Handcrafted City Bikes in Downtown San Pedro
Located in a one-time cold storage facility for seafood, Jerome Cycles is just blocks from the sprawling Port of Los Angeles. In the former fishing village of San Pedro, owner Jared Jerome creates American-made, handcrafted, “city bikes” inspired by classic European design. “Handmade frames are popular, but the focus is usually on racing,” said Jerome. “There aren’t a lot of makers concentrating on high-end utility bikes that can be used to have fun, to haul around groceries, or to head out on a bike date like my wife and I do. It’s a different experience.”
The community of San Pedro projects a unique vibe due to its diverse culture and a rich, working-class history. Lured by low rents and the industrial grittiness of the port, newcomers enjoy breathtaking oceanfront vistas and an emerging arts scene.
Steel is more forgiving, particularly when you weigh it down with baskets and racks. Plus, it lasts longer. You still see steel bikes from the 40’s being ridden today.
Jerome’s interest in bicycles began at an early age and, by his teens, he began fabricating bar ends and seat post clamps under the tutelage of his father, who traded the parts with a local shop.
“It gave me a real foundation in constructing things,” said Jerome. I learned how to turn parts on a lathe, run a mill, and use a TIG welder; those tools weren’t foreign objects to me.”
Later, a gig as a welder at a BMX manufacturer during college added to his experience. However, after working in the corporate world as an environmental planner, Jerome longed to be in a shop again. “I would sit at a computer, staring at the screen all day,” he said. “I thought if I could make bikes, that would be it for me.”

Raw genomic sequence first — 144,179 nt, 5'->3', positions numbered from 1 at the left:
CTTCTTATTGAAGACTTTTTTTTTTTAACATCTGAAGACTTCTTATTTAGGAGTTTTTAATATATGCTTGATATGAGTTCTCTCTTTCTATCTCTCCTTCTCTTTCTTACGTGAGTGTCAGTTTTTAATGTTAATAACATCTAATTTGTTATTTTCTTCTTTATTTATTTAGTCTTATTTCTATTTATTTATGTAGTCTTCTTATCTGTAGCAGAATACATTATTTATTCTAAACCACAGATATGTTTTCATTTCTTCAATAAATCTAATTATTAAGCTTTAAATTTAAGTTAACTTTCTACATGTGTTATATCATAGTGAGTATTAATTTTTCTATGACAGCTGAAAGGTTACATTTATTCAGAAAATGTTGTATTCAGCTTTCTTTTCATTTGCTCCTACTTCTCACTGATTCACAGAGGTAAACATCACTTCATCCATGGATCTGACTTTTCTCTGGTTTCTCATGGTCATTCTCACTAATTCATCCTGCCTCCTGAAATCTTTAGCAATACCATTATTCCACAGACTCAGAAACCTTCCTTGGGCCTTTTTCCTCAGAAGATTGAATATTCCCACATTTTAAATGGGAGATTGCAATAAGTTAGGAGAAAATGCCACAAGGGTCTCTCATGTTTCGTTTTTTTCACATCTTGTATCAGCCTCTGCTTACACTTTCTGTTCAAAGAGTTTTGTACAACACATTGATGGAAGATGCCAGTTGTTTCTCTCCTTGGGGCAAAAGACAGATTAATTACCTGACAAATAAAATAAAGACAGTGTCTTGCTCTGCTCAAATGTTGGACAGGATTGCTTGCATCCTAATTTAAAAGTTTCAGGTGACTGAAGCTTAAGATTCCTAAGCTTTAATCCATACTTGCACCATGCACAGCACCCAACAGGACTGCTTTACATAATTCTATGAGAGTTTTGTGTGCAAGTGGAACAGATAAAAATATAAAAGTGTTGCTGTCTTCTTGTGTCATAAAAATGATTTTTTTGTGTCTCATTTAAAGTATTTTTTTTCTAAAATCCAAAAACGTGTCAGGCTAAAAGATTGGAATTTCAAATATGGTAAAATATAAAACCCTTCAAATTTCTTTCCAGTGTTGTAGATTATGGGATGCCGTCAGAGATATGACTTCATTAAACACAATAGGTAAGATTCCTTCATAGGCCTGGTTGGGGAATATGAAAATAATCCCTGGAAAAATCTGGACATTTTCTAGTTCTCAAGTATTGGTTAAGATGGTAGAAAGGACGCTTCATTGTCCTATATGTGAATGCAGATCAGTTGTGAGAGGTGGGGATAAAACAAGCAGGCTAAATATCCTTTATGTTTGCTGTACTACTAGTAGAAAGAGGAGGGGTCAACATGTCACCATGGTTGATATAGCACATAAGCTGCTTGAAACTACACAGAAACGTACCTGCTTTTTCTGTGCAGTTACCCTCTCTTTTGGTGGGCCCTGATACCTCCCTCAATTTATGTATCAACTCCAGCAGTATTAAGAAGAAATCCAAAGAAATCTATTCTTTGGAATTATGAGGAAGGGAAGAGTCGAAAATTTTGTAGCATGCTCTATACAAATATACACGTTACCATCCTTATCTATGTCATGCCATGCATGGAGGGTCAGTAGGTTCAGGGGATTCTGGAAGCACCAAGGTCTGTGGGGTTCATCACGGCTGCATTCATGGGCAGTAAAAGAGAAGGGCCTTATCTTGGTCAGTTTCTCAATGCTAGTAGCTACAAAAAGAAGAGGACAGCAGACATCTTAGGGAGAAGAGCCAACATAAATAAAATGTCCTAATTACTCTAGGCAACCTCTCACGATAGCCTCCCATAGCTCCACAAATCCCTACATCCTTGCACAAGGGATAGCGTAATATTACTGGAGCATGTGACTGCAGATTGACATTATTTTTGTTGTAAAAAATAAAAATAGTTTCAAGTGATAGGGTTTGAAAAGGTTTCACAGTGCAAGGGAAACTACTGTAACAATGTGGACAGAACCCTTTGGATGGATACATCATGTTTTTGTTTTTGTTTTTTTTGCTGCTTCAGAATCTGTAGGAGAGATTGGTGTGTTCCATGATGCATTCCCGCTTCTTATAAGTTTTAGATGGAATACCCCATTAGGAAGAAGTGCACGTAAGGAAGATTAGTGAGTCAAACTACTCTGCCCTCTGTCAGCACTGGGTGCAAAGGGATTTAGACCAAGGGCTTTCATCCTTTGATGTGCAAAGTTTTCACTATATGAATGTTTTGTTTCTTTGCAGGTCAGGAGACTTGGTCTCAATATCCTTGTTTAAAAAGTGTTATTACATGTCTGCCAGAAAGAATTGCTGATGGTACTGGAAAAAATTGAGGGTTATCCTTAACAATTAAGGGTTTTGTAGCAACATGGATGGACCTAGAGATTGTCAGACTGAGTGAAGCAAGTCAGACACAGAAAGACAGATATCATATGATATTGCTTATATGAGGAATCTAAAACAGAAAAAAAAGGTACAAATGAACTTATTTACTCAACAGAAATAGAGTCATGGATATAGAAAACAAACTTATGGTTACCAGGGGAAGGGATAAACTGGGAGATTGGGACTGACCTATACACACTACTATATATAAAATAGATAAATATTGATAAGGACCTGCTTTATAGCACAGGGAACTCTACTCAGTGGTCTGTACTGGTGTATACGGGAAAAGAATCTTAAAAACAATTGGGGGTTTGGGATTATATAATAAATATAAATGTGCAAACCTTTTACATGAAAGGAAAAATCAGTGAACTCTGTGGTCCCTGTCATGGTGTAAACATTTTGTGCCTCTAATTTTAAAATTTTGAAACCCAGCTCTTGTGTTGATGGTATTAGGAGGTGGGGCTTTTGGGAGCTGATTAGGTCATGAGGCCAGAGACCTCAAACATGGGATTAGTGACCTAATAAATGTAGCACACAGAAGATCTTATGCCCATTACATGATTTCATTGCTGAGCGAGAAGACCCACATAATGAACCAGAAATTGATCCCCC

He began making frames for family and friends in his off-hours, adding a few road-racing bikes to his portfolio. “Every once in a while, I’m fine with building something to go fast,” he said. In 2015, Jerome began building bikes full-time. When it comes to a custom creation, he believes there needs to be an element of trust between customer and builder.
“A customer can see the frame design, but can’t visualize exactly how the components are going to work together, or how colors will enhance those elements,” he said. “Unless you’re an artist, there aren’t enough drawings available to convey exactly how the customer wants the bike to look.” Addressing steel as his material of choice, he went on to say “Steel is more forgiving, particularly when you weigh it down with baskets and racks,” he said. “Plus, it lasts longer. You still see steel bikes from the 40’s being ridden today.”
Jerome would like to focus on riders with special needs who are marginalized by commercial markets. A step-through, dirt-touring bicycle is in the works. “Some folks need a bike that’s customized and made specifically to their size,” he said. “We don’t want to shoehorn people into stock-sized bicycles.”
The ultimate reward for Jerome is knowing a client is enjoying one of his creations. “It just feels good when someone comes back from a ride and says, ‘This bike is awesome’.”
Words by Lizett Bond
Photos by Victor Prestinary